‘Big Short’ Investor Michael Burry Calls Evergrande Freefall

As Newmax Finance reported well ahead of the market open today, Michael Burry (a renown hedge fund manager portrayed by Christian Bale in the movie “The Big Short”) returned to Twitter on Sunday, issuing cryptic warnings about the United States stock market, the overall economy – and, most critically, about China’s Evergrande real estate behemoth.Evergrande’s subsequent 19% decline on overseas markets earlier today sent the U.S. markets into a freefall, with the S&P 500 down 1.70%, Nasdaq down .2.19% and the Dow 30 down 1.78%.

BURRY’S TWEETS“If $5 incremental market value results from $1 added to stocks, and 90% of millennials (aka future wealth owners) are in passive market vehicles, that 5:1 ratio will get much, much sillier in time. COVID didn’t stop it. Inflation might (not). #epiphany,” Burry tweeted on Sunday.

The tweet links to a paper from the National Bureau of Economic Research. The paper, “In Search of the Origins of Financial Fluctuations: The Inelastic Markets Hypothesis,” suggests “investing $1 in the stock market increases the market’s aggregate value by about $5.”

According to Markets Insider, in April, Burry tweeted that he had deleted his Twitter due to a paid visit from SEC officials.

“Tweeting and getting in the news lately apparently has caused the SEC to pay us a visit,” the Scion Asset Management boss said in a now-deleted tweet from March.

But Burry’s return is marked by a continued effort warning against market irregularities. Juxtaposing Burry’s mention of an overvalued U.S. stock market was a retweeted thread from the Twitter account Girolamo Pandolfi da Casio ditto Carlo Dossi Erba. The Twitterer, Burry mentions, warns that “both denialists and alarmists are getting it wrong” when it comes to deciphering “the economic disaster in the making.”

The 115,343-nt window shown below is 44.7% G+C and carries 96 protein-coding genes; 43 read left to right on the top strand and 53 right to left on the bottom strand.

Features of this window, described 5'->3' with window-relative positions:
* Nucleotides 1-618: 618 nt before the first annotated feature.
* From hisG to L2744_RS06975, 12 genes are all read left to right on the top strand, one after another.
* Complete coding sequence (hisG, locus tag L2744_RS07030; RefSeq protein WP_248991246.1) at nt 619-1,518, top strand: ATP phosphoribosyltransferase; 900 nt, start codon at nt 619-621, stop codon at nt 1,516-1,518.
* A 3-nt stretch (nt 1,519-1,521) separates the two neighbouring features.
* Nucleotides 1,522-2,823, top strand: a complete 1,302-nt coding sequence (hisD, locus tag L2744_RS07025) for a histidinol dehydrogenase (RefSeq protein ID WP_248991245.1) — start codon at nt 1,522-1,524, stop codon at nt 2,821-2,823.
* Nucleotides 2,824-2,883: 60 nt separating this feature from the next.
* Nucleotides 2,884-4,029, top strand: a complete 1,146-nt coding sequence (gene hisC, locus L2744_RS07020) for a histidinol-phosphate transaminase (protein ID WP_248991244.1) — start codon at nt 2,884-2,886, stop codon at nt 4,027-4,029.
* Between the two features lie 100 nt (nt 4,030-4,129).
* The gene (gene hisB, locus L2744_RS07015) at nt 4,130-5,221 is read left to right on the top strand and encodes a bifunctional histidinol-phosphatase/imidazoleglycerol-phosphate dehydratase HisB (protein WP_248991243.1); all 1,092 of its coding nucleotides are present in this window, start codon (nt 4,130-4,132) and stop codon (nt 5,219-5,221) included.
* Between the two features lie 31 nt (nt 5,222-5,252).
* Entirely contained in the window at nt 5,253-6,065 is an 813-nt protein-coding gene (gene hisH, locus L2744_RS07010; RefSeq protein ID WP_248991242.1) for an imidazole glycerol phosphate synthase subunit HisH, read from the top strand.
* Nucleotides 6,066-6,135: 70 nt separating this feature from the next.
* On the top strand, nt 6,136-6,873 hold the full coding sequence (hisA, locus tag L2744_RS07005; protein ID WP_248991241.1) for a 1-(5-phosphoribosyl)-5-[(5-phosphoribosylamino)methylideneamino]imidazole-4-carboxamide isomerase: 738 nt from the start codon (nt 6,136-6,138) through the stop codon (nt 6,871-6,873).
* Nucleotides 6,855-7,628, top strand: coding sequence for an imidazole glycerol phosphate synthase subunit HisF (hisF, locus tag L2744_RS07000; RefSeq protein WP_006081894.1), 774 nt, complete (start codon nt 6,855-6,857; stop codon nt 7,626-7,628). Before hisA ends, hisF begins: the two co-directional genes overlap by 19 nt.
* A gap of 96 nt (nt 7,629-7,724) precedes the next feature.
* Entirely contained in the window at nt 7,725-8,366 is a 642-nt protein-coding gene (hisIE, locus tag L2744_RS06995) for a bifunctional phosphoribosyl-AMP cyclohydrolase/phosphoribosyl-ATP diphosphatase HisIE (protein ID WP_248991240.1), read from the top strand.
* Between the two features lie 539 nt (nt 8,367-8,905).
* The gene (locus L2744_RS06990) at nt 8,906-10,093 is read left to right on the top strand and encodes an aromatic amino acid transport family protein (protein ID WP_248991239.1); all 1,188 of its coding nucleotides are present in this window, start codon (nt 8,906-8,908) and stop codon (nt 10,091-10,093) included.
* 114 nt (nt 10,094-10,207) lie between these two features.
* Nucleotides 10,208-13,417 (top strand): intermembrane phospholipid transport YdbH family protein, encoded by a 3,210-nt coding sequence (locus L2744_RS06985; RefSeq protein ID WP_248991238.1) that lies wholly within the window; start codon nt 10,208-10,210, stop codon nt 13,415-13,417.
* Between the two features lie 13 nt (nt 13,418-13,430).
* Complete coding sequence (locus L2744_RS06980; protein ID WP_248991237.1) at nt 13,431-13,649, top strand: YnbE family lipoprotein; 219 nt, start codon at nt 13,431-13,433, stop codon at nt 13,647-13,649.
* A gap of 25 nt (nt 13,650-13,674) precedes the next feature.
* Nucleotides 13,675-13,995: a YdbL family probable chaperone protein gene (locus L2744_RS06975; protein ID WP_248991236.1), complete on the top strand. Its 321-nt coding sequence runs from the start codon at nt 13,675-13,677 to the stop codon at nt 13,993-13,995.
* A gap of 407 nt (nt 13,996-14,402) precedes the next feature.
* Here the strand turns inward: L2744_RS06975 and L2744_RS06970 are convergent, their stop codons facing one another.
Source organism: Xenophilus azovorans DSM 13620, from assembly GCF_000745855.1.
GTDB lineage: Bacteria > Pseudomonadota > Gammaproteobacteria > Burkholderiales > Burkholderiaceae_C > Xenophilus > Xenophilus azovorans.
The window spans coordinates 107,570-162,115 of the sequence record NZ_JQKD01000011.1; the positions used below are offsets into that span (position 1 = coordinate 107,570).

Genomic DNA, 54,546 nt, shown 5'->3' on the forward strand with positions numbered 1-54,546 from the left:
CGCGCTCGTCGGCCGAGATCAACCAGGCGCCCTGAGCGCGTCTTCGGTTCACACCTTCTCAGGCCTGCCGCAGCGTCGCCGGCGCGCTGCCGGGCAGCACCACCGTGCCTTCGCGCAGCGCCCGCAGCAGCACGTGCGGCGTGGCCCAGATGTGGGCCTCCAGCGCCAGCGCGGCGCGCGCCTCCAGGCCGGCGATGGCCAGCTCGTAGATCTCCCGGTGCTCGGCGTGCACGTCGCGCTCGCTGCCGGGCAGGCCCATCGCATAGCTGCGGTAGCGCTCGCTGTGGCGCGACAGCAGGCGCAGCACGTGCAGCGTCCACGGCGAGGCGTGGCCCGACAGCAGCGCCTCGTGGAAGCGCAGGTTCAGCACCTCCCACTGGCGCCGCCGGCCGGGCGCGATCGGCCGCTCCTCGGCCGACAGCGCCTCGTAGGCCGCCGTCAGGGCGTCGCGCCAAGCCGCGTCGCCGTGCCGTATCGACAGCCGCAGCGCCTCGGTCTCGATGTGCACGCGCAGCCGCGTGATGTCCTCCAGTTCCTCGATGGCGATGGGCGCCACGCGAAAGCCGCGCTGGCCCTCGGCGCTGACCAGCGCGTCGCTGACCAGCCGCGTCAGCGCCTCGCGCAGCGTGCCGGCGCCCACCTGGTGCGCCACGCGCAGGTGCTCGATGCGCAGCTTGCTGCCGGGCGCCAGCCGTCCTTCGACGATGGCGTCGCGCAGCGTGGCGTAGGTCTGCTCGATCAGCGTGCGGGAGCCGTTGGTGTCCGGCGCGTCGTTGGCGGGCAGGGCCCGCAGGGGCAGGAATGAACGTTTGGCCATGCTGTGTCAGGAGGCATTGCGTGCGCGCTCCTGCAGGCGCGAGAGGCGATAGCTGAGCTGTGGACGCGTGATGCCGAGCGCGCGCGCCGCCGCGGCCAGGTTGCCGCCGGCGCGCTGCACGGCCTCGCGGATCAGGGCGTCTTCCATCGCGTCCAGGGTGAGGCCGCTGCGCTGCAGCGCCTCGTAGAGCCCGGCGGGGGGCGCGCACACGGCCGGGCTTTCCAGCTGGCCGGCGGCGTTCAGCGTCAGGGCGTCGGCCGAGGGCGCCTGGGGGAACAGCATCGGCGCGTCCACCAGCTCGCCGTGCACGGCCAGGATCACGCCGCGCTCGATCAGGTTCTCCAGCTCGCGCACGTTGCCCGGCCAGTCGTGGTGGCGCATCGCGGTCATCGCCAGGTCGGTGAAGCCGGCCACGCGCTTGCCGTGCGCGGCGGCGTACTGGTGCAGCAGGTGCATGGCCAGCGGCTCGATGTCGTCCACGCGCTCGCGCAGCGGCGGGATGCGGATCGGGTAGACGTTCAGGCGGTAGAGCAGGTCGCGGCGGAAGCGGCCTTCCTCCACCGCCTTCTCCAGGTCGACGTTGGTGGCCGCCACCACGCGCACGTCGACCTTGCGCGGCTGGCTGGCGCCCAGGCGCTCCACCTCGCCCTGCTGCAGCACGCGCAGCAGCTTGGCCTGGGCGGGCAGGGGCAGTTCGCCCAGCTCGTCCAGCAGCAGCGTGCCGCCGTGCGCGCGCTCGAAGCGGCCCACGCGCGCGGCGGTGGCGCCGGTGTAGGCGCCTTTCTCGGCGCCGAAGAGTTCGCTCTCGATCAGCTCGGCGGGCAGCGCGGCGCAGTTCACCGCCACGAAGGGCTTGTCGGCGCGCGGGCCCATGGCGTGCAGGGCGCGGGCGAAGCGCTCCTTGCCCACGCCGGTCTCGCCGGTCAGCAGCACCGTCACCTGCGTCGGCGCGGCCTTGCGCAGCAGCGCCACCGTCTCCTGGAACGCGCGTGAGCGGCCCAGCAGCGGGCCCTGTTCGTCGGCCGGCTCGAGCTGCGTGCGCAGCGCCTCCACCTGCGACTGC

EVERGRANDE RETWEETThe twitterer, Girolamo Pandolfi, cites China-based Evergrande, whose primary business is real estate development, saying that credit is collapsing. As a result, it will affect industries across different sectors, from steel manufactures to those that mine the iron ore.

According to CNBC, Evergrande “is now snowed under a crushing debt of $300 billion.” The company, described as the “world’s most indebted property developer,” has struggled to pay its suppliers and has warned investors it may default on its debts.

Mark Williams, the chief Asia economist at Capital Economics, says, “Evergrande’s collapse would be the biggest test that China’s financial system has faced in years.”

Dan Wang, an economist at Hang Seng Bank, said, “Evergrande is such an important real estate developer, and it would be a strong signal if anything happened to it … believe there will be some supporting measures from the central government, or even the central bank, trying to bail out Evergrande.”

Burry capped off his Twitter posting on Sunday evening with a link to a Wall Street Journal article that states there is “no support to the [Federal Reserve’s] idea that inflation is already coming back down.” Burry tweeted at the Federal Reserve, “So…are you lying to us, or are you lying to us?

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